Do you research on the fly?
G.J.: For tiny details, yes. If I suddenly need to
know how a farm implement works, I’ll research that as I go. For larger points—village
life in times past, religious beliefs—I might spend months reading everything I
can get my hands on before I dare write about it.
How much time do you allot to marketing?
No set amount of time. But my marketing senses are always on alert for
opportunities to help other writers or to participate in conferences or groups.
The best marketing for me has come from friends and other writers whom I have
encouraged or perhaps helped on their way.
Do you write in public (Starbucks, say) or strictly in private?
I’ve never written in any public place—nor
would I, unless I was writing a scene taking place at a Starbucks. For me, solitude
works best for writing, a terribly selfish, reclusive and unfriendly endeavor.
Do you write on more than one (fiction) project at a time? Can you juggle?
I have bounced from project to project,
but I don’t like to.
Do you jump around in your narrative or write straight through?
Straight through, but the very next sentence may cause a change 100 pages
earlier, and I’ll go back and make the change as I go. In my recently published
novel, the original beginning now sits about seventy pages in. I had to add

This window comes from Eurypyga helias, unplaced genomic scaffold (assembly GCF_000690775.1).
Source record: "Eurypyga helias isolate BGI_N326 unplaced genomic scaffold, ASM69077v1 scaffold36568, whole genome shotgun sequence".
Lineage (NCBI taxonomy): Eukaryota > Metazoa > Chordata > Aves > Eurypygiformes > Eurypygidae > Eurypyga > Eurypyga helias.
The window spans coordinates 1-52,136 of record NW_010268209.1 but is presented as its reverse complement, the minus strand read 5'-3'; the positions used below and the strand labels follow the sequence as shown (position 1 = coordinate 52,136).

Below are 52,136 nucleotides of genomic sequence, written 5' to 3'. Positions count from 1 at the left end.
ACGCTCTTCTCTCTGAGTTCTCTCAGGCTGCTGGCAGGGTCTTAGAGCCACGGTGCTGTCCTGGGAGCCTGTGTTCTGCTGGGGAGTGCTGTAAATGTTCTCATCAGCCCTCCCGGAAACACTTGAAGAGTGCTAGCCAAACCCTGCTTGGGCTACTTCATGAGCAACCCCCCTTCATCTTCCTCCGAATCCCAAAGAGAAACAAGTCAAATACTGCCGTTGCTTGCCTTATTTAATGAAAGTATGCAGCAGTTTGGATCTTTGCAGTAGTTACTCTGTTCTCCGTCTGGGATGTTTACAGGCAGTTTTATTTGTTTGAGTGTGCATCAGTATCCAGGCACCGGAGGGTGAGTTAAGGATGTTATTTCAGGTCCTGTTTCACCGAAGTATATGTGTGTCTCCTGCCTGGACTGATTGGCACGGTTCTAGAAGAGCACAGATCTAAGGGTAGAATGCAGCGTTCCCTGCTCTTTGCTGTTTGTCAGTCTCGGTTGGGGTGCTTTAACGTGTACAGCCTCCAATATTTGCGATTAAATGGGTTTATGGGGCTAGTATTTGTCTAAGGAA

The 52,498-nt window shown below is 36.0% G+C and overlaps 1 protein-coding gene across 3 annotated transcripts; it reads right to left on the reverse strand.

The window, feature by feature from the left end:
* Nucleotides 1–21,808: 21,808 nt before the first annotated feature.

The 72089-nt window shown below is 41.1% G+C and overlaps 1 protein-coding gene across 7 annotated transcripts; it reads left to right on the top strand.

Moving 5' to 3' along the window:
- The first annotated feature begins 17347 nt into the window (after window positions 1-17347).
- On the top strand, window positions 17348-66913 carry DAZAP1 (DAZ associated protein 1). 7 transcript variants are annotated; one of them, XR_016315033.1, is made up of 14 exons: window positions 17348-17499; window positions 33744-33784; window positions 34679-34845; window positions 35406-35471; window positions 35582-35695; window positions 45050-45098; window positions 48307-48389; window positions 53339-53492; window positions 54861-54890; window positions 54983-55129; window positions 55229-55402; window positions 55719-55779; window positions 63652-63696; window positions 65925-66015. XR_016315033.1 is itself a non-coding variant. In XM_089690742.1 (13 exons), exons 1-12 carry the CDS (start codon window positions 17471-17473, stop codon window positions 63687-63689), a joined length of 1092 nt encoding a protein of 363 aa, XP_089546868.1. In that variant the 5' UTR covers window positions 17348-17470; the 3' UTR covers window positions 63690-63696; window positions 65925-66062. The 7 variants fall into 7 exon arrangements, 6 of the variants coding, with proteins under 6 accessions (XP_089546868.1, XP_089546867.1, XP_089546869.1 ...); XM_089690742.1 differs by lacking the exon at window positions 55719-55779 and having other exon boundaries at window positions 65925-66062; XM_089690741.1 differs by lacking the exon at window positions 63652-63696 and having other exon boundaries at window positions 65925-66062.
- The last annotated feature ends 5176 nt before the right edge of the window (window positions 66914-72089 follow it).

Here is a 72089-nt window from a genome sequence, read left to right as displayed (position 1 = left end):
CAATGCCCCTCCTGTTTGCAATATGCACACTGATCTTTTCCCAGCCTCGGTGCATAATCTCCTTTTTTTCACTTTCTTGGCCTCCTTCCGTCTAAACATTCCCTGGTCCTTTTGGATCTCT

more about the heroine’s young life before my original point of beginning, but
that realization came after I was well into it.
Have you always wanted to write?
G.J.: My single mom wrote as much as she could, and
that made it easy and accepted for me to write at an early age. Later, I
discovered that writing—any creative activity—is both fun and relaxing.
Are there other genres you’d like to explore?
Though my first published novel is a historical and the next likely will be
another, my first finished novel was a psychological thriller. I expect that historicals
and thrillers will fill up all my writing time.
Thank you, G.J. Berger!
three great wars, Rome has crushed Carthage. Now the undefended riches of
Iberia beckon: gold, tin, olives, wine, and healthy young bodies to enslave.
Burnt Rocks tells the story of Lavena, last child of the strongest remaining
Iberian tribal leader at a time when Rome plunders and loots her land. Based on
real characters and events, Burnt Rocks recreates that shadowy
J. spent much of his young life on the road and at sea. often working as a crew
member on a tramp steamer. Wherever his travels took him, old walls, canals,
even storage holes deep in the ground, made him wonder about how they got
there, about the people who built them, how they lived and got along.
not writing, G. J. tries to roam around the places he writes about, likes to
sit and soak up the times back then and bring them to modern life in his
stories. G. J. is convinced that for all the changes in last 2000 years, people
loved and hated, suffered and rejoiced, destroyed and built the same ways then
as they do today.